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This article was Originally Published on Sep 15, 2003 in Volume: 2  Issue: 4

Powering the Fleet

Examining the turbine engine market with reason for optimism.

By Babak Minovi

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This second installment of MAT’s survey of the military aircraft engine market focuses on small aircraft including fighters and trainers. UAVs and UCAVs will be covered in the third installment of the series.

In line with the consolidation in the defense industry, the number of small military platforms for gas turbines has declined over the last few decades. The massive development costs for new fighter and trainer programs, and the smaller post-Cold War budgets, has limited the number of new projects available for competition by engine makers. The increased sophistication of new platforms has also reduced the number of aircraft necessary to fulfill the various requirements of the armed forces. All this has led to consolidation and cooperation among military engine makers who do not want to make the mistake of developing an unwanted engine.

Into this generally downbeat environment, post-September 11 and war in Iraq, reemphasis on military spending has injected a measure of revitalization. Up to this point, the increased spending has mostly been directed at upgrades and spares, but actual aircraft order numbers are also following.

GE Aircraft Engines

In contrast to GE Aircraft Engines’ relatively weak position vis-à-vis Pratt & Whitney in the large military aircraft engine market (see MAT 2.3), the company is holding its own nicely in smaller turbines. The fading production numbers for the F110 in the middle of the decade should be replaced with orders for the F136 and F404/F414 turbines and will keep the GEAE assembly lines humming.


The F110 program, introduced in 1979, set out to develop a low-bypass turbofan engine for military use that would generate around 30,000 lbst of thrust. Initially based on the F101 platform, the turbine has found a home in the F-14, F-15 and F-16 fighter families. The newest variant, the F110-GE-132, is a 36,000-lbst thrust uprated version of the F110 intended for the F-16C/D Block 60 program. The -132     utilizes wide-chord-blisk and radial afterburner technology and is the highest-thrust engine for the F-16.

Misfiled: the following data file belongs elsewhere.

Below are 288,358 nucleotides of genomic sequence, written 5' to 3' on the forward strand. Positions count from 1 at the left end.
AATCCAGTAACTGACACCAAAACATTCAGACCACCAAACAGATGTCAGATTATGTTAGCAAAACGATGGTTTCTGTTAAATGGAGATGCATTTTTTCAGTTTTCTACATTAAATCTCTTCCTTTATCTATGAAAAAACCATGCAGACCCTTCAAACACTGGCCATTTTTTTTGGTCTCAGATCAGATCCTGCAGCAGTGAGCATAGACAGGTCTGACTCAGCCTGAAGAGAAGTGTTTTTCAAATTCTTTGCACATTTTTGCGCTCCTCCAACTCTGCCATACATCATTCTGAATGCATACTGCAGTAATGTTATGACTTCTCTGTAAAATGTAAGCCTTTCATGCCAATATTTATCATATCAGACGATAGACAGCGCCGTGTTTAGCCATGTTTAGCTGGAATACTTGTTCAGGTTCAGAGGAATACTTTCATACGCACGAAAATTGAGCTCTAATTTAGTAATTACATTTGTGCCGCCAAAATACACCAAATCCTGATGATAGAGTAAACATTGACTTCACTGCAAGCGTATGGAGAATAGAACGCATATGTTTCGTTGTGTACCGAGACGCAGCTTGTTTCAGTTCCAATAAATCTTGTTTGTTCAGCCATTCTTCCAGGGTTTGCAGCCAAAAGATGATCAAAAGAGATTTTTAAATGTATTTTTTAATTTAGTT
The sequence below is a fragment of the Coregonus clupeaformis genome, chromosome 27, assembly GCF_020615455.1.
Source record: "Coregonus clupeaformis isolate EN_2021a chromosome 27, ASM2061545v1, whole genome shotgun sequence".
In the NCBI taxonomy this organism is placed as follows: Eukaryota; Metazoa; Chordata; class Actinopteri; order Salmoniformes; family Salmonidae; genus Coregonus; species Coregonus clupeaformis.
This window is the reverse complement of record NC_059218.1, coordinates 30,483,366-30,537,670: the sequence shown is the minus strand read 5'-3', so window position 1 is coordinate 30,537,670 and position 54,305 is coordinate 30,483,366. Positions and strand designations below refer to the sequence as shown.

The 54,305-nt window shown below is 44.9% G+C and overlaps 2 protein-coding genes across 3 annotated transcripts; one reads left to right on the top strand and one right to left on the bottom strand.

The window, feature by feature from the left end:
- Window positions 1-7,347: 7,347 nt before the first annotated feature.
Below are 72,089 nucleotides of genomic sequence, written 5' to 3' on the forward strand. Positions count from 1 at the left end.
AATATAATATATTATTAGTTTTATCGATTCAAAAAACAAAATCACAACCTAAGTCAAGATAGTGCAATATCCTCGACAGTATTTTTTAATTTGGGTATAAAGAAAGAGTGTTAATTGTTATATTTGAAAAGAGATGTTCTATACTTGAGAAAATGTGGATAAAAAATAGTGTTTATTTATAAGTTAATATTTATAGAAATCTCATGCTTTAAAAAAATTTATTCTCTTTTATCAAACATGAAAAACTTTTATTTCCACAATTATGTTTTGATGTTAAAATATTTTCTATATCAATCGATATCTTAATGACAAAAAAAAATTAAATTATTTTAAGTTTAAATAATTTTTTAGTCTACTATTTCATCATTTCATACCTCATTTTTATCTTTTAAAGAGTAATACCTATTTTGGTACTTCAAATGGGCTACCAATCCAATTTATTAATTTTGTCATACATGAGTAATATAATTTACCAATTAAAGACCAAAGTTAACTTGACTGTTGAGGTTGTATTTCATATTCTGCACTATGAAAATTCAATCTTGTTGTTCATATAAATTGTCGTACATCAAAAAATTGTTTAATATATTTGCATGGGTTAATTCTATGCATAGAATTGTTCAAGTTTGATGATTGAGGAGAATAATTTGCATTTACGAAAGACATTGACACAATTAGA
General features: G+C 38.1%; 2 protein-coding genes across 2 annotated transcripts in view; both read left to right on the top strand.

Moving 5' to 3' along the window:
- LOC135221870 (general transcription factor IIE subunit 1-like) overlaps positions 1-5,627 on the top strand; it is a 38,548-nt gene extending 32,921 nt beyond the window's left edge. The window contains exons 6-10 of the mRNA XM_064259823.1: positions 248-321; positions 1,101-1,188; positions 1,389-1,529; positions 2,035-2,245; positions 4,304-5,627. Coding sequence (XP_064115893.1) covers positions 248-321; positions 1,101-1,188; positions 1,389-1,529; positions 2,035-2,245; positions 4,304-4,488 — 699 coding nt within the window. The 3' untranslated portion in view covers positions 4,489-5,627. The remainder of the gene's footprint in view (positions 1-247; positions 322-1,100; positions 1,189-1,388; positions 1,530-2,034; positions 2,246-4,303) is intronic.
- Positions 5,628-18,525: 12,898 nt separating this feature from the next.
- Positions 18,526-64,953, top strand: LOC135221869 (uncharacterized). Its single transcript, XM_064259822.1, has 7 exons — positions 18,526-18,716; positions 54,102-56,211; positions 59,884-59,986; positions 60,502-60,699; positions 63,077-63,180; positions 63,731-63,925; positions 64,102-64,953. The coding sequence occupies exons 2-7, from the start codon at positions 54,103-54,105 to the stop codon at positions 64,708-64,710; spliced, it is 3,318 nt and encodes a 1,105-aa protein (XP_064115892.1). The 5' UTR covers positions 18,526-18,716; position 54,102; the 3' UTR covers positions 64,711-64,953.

The alternate engine for the Lockheed Martin F-35 Joint Strike Fighter (JSF), the turbofan, is being developed under a 60/40 workshare arrangement with Rolls-Royce. The program was initially set to power the Lot 4 and Lot 5 aircraft at the end of the decade and participate in a competition with the Pratt & Whitney F135 for further contracts. Budget issues have currently cast a cloud on the original plan and the future of the program remains unclear. The turbine may also compete with the F135 for future orders of the Lockheed Martin F-22 Raptor.


Most closely associated with the various incarnations of the Boeing F-18 program, the 17,000-lbst F404 and its more powerful sibling, the 22,000-lbst F414 are also the favored engines for a number of non-U.S. military aircraft. After making appearances on the Dassault Rafale, and Gripen (as the Volvo RM12), the F404/F414 has been selected to power the Korean  T/A-50, the Indian LCA and the proposed European Mako trainer. Although the actual value of orders from these programs is subject to debate, the turbine has certainly found a sweet spot in power demand in the small, supersonic fighter/trainer market. The F414-GE-400 variant will account for most of the deliveries of the family for the rest of the decade as the power plant for the F/A-18E/F. The turbine also powers the Lockheed Martin F-117 stealth fighter.


Introduced in 1960, the J85 was designed as a power plant for trainer and small fighter aircraft. Through the end of the program in 1988 over 16,000 units had been produced. The majority of the J85 turbines were installed on the Northrop   F-5, and its derivative, the T-38 Talon trainer. The J85 series turbojets produced 3,000 to 5,000 lb of thrust. The USAF currently plans to keep the T-38A and its engines in service through 2040.